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Divorce Day: an annual event by John Bolch

It’s now becoming an annual event: the first day back at work after the New Year is ‘Divorce Day’, the day when more people instruct solicitors to commence divorce proceedings than any other day. The theory is that having to put up with their spouses for a bad family Christmas is the ‘straw that breaks the camel’s back’, encouraging people to make a fresh start in the New Year.

To be honest, in twenty-five years practising I can’t say I ever particularly noticed a flood of new divorce business at the start of the year, but some solicitors will swear that it is a real phenomenon. Either way, I thought it would be timely to briefly recap the law on divorce.

Before I do so, however, I would recommend that anyone contemplating divorce to stop and think before they rush off to see their solicitors. Once divorce proceedings have been initiated, there is rarely a way back. If you think there is a possibility of saving the marriage, then consider marriage guidance.

If you are sure you want to proceed, then there is only one ground for divorce: that the marriage has irretrievably broken down. This must be proved by showing one or more of five things:

  • That your spouse has committed adultery and you find it intolerable to live together. (Note that you cannot rely on your spouse’s adultery if you lived together for more than six months after you found out about it. You also cannot rely upon your own adultery).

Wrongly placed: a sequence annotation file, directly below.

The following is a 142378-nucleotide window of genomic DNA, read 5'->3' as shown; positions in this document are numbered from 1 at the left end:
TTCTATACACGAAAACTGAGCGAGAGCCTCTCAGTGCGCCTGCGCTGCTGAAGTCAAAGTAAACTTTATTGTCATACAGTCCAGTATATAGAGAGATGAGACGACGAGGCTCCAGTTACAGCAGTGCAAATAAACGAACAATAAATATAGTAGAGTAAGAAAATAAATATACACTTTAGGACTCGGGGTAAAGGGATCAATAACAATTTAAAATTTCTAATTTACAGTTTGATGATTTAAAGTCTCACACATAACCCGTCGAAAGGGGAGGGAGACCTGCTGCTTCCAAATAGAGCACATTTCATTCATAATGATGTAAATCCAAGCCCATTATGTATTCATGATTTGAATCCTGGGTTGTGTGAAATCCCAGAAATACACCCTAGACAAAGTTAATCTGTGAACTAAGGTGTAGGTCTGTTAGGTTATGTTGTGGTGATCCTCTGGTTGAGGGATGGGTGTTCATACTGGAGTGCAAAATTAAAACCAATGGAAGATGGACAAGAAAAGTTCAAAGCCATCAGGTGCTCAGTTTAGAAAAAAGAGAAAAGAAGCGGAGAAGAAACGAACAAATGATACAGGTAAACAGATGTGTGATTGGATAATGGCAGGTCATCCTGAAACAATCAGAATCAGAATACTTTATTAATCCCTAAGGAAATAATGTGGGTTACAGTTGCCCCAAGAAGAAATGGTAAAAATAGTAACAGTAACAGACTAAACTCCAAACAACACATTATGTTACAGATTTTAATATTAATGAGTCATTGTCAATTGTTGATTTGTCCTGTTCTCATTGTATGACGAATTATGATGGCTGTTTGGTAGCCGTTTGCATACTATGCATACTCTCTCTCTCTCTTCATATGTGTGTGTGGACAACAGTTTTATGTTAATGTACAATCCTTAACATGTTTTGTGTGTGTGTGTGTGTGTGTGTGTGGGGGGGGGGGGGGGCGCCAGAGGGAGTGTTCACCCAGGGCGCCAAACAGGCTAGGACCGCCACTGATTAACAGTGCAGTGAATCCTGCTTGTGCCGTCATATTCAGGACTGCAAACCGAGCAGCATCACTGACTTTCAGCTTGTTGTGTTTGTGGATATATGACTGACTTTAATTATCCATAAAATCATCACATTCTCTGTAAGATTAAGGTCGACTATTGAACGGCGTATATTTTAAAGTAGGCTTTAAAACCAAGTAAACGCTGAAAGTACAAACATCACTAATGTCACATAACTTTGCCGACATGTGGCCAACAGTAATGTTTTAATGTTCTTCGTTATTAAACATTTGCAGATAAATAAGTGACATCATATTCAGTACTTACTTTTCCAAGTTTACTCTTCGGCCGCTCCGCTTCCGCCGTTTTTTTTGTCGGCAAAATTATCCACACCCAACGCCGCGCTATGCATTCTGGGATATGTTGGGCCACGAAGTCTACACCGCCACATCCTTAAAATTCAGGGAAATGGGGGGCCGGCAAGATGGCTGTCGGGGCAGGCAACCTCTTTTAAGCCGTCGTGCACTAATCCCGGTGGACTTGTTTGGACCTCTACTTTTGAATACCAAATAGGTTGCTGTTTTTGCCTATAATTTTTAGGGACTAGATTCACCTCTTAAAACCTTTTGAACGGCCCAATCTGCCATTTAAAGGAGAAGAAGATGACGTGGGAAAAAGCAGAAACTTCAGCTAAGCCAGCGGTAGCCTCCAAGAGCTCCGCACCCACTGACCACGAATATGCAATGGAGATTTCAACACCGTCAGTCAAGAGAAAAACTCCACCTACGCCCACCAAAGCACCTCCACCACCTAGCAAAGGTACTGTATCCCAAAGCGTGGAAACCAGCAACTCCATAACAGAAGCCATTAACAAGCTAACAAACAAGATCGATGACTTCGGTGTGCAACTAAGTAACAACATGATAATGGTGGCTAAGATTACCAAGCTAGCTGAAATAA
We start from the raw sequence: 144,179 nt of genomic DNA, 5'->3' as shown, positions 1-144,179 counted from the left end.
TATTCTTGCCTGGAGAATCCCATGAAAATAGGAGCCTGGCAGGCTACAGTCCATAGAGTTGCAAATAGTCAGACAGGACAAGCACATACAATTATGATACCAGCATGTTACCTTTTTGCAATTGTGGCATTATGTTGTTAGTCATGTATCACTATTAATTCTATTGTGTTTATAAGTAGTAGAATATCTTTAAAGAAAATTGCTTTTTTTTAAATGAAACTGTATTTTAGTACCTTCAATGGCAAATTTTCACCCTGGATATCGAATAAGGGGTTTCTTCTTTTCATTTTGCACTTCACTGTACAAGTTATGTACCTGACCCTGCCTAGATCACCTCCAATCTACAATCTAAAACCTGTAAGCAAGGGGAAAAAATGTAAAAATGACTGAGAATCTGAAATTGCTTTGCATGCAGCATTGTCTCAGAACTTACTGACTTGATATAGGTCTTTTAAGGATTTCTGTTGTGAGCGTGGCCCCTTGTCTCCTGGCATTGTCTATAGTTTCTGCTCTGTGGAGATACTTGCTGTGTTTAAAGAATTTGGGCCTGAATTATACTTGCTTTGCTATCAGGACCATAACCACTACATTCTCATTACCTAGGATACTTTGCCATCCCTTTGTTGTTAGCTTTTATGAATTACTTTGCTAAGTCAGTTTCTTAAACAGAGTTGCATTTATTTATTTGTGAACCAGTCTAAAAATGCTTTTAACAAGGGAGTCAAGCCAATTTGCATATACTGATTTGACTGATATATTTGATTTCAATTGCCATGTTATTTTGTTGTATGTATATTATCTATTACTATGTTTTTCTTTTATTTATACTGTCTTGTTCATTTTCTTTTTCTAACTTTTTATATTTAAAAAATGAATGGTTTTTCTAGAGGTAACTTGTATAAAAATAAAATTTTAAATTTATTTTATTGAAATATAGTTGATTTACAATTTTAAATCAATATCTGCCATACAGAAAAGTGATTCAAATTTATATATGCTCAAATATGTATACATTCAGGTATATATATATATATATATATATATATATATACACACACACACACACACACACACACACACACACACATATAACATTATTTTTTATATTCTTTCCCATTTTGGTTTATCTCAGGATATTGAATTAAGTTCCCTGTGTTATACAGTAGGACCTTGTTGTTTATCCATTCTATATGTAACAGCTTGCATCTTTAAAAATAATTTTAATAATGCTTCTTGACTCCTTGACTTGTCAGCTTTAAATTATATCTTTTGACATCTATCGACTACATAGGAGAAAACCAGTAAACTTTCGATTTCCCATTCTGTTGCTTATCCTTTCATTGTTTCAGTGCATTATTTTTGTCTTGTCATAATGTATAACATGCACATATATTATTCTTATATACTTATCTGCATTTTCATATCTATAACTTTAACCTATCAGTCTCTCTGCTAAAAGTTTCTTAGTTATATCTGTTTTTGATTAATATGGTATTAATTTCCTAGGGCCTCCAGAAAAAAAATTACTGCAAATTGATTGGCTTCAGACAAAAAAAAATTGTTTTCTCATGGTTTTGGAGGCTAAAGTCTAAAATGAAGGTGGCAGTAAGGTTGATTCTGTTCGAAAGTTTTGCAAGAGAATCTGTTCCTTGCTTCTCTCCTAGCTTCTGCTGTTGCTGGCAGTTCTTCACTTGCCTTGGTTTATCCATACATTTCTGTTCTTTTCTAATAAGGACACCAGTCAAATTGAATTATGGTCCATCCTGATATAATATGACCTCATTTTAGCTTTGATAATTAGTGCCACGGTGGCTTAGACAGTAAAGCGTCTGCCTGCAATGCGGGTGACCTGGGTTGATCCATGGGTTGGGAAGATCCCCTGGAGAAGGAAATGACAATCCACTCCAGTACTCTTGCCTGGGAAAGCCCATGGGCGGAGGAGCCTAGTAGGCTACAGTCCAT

• That your spouse has behaved in such a way that you cannot reasonably be expected to live together (“unreasonable behaviour”).
  • That your spouse has deserted you for a continuous period of two years or more.
  • That you and your spouse have lived apart for a continuous period of at least two years and your spouse agrees to the divorce.
  • That you and your spouse have lived apart for a continuous period of at least five years.

If you can’t prove one of these things, then you can’t get divorced. Having said that, it would be a rare marriage indeed where the parties had behaved so impeccably throughout that one couldn’t say that the other had behaved unreasonably at some point.

If you are in any doubt as to whether you have grounds for divorce, you should consult a specialist solicitor.

John Bolch often wonders how he ever became a family lawyer. He no longer practises, but has instead earned a reputation as one of the UK's best-known family law bloggers, with his content now supporting our divorce lawyers and child custody lawyers

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  1. Luke says:

    “If you are in any doubt as to whether you have grounds for divorce”

    🙂 This is quite funny really – in reality if you want a divorce you go for ‘unreasonable behaviour’ and then you just have to be eloquent enough for this to stick – and it’s not difficult – your lawyer will be able to advise but EVERYBODY can get a divorce if they want one.

  2. Marilyn Stowe says:

    Hi John
    I agree that up to the recession hitting we were always quiet in January. From 08/09 things started to change and the figures for consultations in Jan started to increase. But this was at the same time as the media started to ratchet up this D day thing (and I don’t know exactly when it is:- yesterday, today, Monday?) it seems to be going crazy no doubt because there isn’t much real news about.
    Last January we had more new client enquiries than ever before, very substantial numbers but fewer clients actually instituting proceedings than in the months you would expect: Spring and Autumn.
    So I think this is part recession driven and part self fulfilling prophecy, but it doesn’t cause big spikes in the figures that matter namely the divorce stats.

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